Factors affecting disinfection by-products from surface source waters on Vancouver Island




Epps, Deborah

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A comparison of disinfection by-product (DBP) results for 12 surface source waters on Vancouver Island, British Columbia determined that there was a distinct spatial difference in DBP production based on biogeoclimatic ecoregions. The main factors affecting the DBP production between ecoregions was source water quality, water body type (stream versus lake) and treatment strategy. Typically water bodies within an ecoregion exhibit similar water quality and produce similar DBPs. Differences in DBPs between water body types were attributed to the source of natural organic matter (NOM), allochthonous or autochthonous origin, and seasonal variability. Additional source water quality parameters such as pH, chlorophyll a, total phosphorus, water temperature and bromide concentrations support the spatial differences observed in DBP production between ecoregions. These results suggest that source water quality and water body type could be used as a preliminary tool to predict the amount of DBPs a community within a specific ecoregion may be exposed to. A review of a long-term data set determined that changes in treatment strategy significantly affected the DBPs produced. The most distinct changes in DBP production were associated with booster station treatment processes in terms of annual versus seasonal re-chlorination and the decommissioning of a booster station. Sooke reservoir water quality, following an inundation project, changed significantly with respect to water temperature and NOM. The increase in TOC levels did not result in any changes to DBP production, however cooler water temperatures reduced the potential for losses of chlorine residual and for the re-growth of bacteria. The results of this research suggest that the management and protection of drinking water sources, along with treatment strategies, is the most promising way to ensure minimal risk to human health.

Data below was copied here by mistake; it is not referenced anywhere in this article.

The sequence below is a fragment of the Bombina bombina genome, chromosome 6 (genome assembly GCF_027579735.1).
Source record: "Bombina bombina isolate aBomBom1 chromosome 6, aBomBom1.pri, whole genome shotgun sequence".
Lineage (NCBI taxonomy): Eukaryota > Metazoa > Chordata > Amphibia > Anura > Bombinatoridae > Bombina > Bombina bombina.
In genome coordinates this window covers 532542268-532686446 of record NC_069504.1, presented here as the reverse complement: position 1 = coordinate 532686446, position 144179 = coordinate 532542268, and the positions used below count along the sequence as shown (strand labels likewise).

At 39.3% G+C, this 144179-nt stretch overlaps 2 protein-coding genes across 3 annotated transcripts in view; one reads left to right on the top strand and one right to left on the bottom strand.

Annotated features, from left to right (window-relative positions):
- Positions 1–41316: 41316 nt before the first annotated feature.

Water, Purification, British Columbia